Canada to become Policeman of the world? We can't afford this insanity!
Walkom: Is Stephen Harper’s global military policy delusional or just plain mad?
A Canadian F18 jet fighter from 3 Wing Bagotville Quebec lands at the Trapani-Birgi base in Sicily, Italy, last year. The military has been hunting for seven strategically placed nations willing to host a network of Canadian bases. ALBERTO PIZZOLI/AFP/GETTY IMAGES
By Thomas Walcom June 10, 2012
Sometimes, it’s as if Stephen Harper’s Conservatives suffer from delusions of grandeur.
How else to explain the decision by Canada’s apparently cash-strapped federal government to set up a network of military bases around the world?
That’s usually something only countries with imperial pretensions, such as the U.S., France and Britain, do. And even the U.S. is pulling back these days.
As reported by my colleague Allan Woods, who broke this story, Ottawa claims its new bases will ultimately save taxpayers money.
But that rationale only works if the government is planning to deploy Canadian soldiers on a regular basis to global hot spots. Are the Conservatives setting the stage for more Libyas and Afghanistans?
At one level, they are. As historian and defence expert Jack Granatstein notes, the Harper government has quietly shifted Canada’s military posture from one focused on protecting North America (with a dose of United Nations peacekeeping thrown in) to one in which Canadian soldiers play an active fighting role in far-away places.
The decision to wage war in Afghanistan for more than a decade is the most obvious element of this new strategy. But the purchase of new, massive C-17 transport planes — and the plan to buy F-35 jets — also fit into the Conservative government’s new, if unarticulated, global military focus.
The short-range, one-engine F-35s may not be that useful in the Canadian Arctic. But their radar-avoiding stealth capacity would do well in a Middle Eastern war against, say, Iran.
Granatstein, incidentally, supports the Conservatives’ more robust military strategy and thinks that, in theory, the idea of securing global bases makes sense.
But he is baffled by Ottawa’s decision to build seven forward military bases — in areas ranging from Africa to Singapore to the Caribbean to Kuwait — at a time when it is trimming defence spending.
“We don’t have enough equipment to stock seven bases,” he says. “What would you put in them? Boxes of Corn Flakes?”
David Bercuson, director of the University of Calgary’s Centre for Military and Strategic Studies, is also puzzled by the government’s move.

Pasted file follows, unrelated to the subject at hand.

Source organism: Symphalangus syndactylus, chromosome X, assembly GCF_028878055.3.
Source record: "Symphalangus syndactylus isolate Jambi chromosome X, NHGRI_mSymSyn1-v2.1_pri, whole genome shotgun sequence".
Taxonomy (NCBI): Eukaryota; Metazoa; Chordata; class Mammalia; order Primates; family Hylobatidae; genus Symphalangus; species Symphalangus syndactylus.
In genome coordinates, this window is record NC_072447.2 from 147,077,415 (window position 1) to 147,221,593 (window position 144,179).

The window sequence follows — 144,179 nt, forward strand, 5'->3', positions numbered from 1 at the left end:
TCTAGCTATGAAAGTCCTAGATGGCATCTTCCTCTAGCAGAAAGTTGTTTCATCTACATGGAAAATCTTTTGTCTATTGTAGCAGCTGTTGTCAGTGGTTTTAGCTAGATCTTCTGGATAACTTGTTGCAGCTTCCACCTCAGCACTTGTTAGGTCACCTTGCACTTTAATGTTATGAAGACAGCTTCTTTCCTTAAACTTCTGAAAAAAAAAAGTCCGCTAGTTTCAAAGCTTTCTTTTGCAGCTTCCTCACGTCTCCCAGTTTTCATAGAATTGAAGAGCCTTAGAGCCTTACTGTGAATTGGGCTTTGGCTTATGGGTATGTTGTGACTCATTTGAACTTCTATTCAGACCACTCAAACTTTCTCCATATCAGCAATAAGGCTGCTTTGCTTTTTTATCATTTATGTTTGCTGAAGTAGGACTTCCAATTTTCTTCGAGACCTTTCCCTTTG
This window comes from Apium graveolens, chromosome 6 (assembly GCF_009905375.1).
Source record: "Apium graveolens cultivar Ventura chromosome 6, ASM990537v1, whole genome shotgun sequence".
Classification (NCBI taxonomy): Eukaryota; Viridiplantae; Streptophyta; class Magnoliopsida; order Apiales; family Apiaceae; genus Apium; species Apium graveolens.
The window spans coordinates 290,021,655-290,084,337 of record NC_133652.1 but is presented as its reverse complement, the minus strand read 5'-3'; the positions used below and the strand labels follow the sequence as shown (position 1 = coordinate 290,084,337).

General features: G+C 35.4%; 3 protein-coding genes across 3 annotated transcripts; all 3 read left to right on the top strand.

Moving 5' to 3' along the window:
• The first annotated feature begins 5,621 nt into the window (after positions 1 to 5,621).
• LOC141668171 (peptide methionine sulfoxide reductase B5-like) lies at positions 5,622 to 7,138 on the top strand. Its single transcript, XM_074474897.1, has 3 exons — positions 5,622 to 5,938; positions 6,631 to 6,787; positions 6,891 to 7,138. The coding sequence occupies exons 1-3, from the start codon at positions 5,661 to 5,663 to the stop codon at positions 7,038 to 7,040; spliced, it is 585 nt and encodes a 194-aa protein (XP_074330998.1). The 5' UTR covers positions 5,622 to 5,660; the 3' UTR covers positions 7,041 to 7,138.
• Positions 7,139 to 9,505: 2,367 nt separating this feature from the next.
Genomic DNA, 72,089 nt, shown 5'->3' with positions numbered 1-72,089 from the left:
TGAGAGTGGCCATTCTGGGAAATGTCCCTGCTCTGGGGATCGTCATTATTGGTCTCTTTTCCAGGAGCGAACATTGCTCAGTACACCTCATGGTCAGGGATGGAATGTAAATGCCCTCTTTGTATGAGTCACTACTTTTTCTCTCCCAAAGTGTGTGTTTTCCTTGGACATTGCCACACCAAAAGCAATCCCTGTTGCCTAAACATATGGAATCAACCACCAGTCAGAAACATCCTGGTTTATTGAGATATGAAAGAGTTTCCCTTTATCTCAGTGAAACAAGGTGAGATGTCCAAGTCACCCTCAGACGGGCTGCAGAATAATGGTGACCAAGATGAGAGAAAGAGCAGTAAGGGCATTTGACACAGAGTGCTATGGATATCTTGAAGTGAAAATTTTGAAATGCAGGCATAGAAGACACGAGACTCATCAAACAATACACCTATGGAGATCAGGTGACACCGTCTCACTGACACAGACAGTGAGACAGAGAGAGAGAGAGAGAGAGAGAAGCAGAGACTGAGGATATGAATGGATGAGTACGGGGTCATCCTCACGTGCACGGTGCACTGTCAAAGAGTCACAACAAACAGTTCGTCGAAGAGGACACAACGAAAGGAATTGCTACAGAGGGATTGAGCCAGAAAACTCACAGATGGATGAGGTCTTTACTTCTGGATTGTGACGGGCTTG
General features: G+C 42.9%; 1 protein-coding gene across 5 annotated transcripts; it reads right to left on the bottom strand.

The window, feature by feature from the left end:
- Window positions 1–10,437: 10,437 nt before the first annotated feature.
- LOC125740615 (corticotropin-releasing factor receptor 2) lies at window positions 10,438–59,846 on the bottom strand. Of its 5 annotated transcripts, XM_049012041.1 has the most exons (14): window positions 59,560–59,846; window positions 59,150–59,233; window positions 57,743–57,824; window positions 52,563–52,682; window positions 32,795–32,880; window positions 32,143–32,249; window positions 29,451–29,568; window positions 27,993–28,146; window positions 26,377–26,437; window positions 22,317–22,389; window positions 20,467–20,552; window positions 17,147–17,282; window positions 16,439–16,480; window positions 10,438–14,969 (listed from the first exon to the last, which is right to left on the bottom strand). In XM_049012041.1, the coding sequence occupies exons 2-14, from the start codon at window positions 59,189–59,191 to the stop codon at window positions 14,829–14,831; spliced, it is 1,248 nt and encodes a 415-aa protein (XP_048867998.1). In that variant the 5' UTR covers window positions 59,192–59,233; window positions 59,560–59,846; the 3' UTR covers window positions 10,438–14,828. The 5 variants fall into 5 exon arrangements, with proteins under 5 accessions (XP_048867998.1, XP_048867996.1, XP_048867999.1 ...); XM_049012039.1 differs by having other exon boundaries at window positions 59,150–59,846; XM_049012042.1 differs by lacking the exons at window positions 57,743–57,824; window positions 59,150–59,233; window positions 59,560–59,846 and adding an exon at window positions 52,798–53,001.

“If they’re just talking about renting an airfield to lock up some stuff and have a few people looking after it, it makes sense,” he says.
“But if it’s something more elaborate, like Camp Mirage (a former Canadian base in Dubai set up to support the Afghan War), I’d have to question it.”
Bercuson argues that a base in the Caribbean would be reasonable because at least Canada operates there occasionally. He says a Canadian base in Singapore could support U.S. President Barack Obama’s decision to confront China more boldly in the Pacific.
But bases in East and West Africa? That decision confuses him. “We haven’t paid attention to Africa since 2000.”
And Kuwait? Given that Canada is pulling its troops from Afghanistan, a Middle Eastern base doesn’t make obvious sense, he says — unless Canada is interested in helping the U.S. and Israel in a war with Iran.
Steven Staples, a military analyst and head of Ottawa’s Rideau Institute, calls the entire idea a waste of money.
“The notion that we’re going to have permanent bases around the world is over the top. I don’t understand the rationale for parking a bunch of equipment in Singapore in case we might need it some time. That’s why we bought C-17s in the first place — so we could move troops and material quickly.”
My analysis is darker. I fear the government is deliberate in its madness. I think it is setting up foreign military bases because it fully expects to have Canadian troops fight alongside the U.S. or NATO in more Afghanistan-style wars.
I think it has learned nothing from the past 10 years.